“Always acknowledge a fault. This will throw those in authority off their guard and give you an opportunity to commit more.” – Mark Twain.
This is the third in a series. The first two posts concerned our child raising efforts in Thailand.
NGO’s often hide some kinds of problems if possible. Certainly not the problems they address in the world. They want you to know all about those so you will donate to help eliminate them. Internal problems are different. Suppose an employee embezzles a significant amount, or maybe a scandal of some sort. Who wants to donate to an organization just to have your money wind up in someone’s personal pocket or support something much worse? Being honest about these can be a disaster and hurt the reputation of the organization long term. Often their hold over the donors is not very strong to begin with. There are no shortages of places to put your money or nice appearing organizations claiming to put it to the best use. Even though you are working all out to fix the problem, if word gets out a lot of support can evaporate. In looking into this subject I find that in general, NGO’s indeed often do hide issues of this sort. It’s a survival issue and they feel they have no choice.
This children’s library is well supplied, although we so far had not given any books here. We found out later only people like us see it. The kids apparently don’t have access. Well, it was nice and neat.
Problems will occur, however, if what you’re doing is at all different from what is already being done or if you are doing it in a new place. One problem that I think is present more than any of us would like is that of simply not being effective. You’re doing something and it looks good, but in the end it does not result in anything useful.
This year’s Nargis Library trip to Myanmar was a success in many ways, not the least of which were our workshops. There was one problem, however, and I’ll take the risk and tell you about it. We determined a number of libraries to which we gave children’s books have kept them in locked rooms or on locked shelves. The books are not getting to the kids. About the only use they do have in this case is to show off to visiting dignitaries, like us, or George Soros, who we heard visited one such library at a school a day or two after we did. That library was a very nice one, which while small had nice shelves and small sized colorful furniture for children. In this case we had not given any books to the library, and will not unless things change.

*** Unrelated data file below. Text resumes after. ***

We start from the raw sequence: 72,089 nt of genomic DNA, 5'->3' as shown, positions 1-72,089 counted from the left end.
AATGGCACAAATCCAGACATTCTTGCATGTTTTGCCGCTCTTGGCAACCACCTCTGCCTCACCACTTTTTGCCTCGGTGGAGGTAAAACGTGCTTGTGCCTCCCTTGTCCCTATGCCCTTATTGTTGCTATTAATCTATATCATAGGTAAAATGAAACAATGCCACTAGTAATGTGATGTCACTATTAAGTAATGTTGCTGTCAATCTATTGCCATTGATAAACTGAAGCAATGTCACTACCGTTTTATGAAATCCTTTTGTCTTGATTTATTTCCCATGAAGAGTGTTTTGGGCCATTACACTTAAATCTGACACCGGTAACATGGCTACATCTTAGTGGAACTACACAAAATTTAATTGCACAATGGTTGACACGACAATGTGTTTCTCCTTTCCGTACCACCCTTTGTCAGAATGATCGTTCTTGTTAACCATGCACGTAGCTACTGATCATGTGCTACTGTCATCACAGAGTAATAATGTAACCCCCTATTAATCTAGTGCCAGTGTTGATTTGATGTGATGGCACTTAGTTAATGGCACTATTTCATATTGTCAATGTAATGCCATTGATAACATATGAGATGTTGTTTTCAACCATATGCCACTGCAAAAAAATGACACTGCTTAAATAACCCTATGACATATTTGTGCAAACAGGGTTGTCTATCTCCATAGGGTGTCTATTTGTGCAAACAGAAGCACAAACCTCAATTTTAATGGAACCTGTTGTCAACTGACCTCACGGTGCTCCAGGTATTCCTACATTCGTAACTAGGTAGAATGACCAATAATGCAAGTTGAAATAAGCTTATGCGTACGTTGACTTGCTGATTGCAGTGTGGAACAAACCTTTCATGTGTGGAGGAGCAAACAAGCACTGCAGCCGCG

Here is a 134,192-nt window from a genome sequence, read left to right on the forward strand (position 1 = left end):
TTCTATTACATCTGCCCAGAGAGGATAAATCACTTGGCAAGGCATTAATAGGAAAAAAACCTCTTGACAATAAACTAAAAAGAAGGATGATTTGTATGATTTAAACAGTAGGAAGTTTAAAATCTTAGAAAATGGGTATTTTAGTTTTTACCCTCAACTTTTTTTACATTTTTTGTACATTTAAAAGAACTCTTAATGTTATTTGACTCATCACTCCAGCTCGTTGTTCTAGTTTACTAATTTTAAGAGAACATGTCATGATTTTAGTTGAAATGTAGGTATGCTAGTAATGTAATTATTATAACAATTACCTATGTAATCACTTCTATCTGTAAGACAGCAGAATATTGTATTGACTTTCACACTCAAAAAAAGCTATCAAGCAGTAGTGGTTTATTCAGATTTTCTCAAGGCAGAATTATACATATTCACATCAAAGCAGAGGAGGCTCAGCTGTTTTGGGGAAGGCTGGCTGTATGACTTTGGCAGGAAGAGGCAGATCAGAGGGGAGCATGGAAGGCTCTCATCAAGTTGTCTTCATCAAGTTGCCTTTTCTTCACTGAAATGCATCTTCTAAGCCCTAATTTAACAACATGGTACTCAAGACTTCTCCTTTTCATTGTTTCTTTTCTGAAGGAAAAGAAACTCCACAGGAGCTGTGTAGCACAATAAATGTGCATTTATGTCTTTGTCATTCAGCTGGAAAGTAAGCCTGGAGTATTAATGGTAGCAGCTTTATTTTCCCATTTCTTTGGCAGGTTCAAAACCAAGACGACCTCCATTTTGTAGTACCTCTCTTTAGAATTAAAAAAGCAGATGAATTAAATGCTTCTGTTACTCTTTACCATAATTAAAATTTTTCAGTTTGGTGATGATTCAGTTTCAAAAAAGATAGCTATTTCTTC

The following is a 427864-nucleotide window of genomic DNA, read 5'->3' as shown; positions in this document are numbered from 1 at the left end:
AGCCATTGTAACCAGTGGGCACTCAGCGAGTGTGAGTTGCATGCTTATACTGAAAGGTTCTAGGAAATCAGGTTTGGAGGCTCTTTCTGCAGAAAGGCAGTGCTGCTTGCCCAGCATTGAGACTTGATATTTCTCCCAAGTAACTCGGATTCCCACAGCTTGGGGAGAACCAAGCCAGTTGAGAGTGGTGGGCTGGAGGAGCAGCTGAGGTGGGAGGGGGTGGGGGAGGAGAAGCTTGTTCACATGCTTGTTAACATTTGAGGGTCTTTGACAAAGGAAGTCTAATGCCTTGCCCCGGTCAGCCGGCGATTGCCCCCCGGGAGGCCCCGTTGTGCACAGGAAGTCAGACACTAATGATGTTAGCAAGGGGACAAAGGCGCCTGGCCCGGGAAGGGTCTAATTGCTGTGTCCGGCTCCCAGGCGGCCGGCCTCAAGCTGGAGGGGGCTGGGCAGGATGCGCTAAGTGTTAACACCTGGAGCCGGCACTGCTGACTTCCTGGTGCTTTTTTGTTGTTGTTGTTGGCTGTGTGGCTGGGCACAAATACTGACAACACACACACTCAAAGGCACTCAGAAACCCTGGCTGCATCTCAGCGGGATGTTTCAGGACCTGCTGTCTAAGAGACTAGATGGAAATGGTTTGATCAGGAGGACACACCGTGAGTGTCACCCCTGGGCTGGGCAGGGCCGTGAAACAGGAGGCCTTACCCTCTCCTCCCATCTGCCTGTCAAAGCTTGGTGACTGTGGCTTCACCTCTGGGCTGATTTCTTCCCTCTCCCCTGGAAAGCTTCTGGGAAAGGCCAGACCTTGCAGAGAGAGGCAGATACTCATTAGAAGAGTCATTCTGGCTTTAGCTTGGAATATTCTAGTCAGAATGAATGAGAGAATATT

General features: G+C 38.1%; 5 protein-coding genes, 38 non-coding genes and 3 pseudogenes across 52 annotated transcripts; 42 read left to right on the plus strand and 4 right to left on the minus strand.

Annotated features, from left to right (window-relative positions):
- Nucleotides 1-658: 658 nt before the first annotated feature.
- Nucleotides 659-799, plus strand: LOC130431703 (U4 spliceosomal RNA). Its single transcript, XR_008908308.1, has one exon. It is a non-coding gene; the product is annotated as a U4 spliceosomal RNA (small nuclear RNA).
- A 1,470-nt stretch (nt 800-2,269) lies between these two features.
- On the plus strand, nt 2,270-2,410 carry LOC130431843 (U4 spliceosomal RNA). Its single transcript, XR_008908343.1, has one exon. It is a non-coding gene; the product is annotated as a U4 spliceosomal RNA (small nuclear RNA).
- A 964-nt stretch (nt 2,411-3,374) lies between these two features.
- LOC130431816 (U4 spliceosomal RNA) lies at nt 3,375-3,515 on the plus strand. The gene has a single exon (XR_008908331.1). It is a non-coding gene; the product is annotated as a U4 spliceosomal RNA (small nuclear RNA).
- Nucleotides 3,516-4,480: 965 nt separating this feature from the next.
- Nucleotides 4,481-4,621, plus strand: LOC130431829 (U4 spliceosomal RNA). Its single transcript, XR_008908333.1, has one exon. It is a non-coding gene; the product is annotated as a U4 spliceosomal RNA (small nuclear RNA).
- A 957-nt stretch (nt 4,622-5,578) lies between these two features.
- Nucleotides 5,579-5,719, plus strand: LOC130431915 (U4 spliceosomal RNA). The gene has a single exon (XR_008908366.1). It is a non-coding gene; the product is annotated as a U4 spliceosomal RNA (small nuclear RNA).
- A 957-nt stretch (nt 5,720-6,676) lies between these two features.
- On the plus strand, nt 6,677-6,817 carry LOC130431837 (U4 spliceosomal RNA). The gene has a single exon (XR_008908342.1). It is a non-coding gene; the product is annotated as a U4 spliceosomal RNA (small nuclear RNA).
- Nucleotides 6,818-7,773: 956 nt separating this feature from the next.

Looking at the people involved, it is not too hard to see how this happens. On one side we have librarians whose directive is often “protect the books” or at a few larger schools where for administrators it is “show a nice facility to impress donors”. There may be some cases where lost or damaged books are deducted from a librarians pay. When you make $60 a month that can hurt.
On the other side we have somewhat grubby village or small town six year old child living without any plumbing. Who is going to “protect the books”? How will the children’s library impress potential donors if its get extensive use from children like this?
Kids in Myanmar really go for these books. Many have never seen the like before. (Photo Thant Thaw)
Each book is pretty, colorful and in good condition when the Burmese get it. A valuable item, but they see its value differently than we do. We want children to have as much access to the books as they can use. We want them to learn from the books at home and at school. Their value is different to us. We get them free in the US from Thriftbooks and ship them over one 40 foot container at a time. We pay little or nothing to distribute them to the places that don’t have such things through the monks, World Vision and others. We are trying to convince libraries to let the books wear out from use. We’ll replace them.
Sue has already been through this in the Indian slum school she has. Its library has books we brought over in a container a few years back. It was a difficult process to keep the book shelves from being locked up. The teachers just had to protect the books. It has been an amazingly difficult process to make the teachers there allow the children free access to the books. Can we convince the librarians in Myanmar with whom we do not have as much control? None of us are sure right now, and the school administrators could be even more difficult. We’re working on it. We are also developing our follow up methods. How do you think we figured out what we know now?
We are thinking about plan B. As we do more workshops we have three days to convince teachers to teach completely new ways using common children’s books like “Rosie’s Walk” or “Dear Zoo”. It’s pretty clear that they are getting the idea and are changing. We’ve already met some teachers a few days after the workshops and got glowing descriptions of their use of our methods in their classrooms. Hopefully our follow up next year will confirm all of this. While we have this captive audience why not also enlist them to get our books into the hands of the children as well? They are definitely changing in one area. We are pretty sure they can change in this one also.
The purpose of Nargis Library Recovery.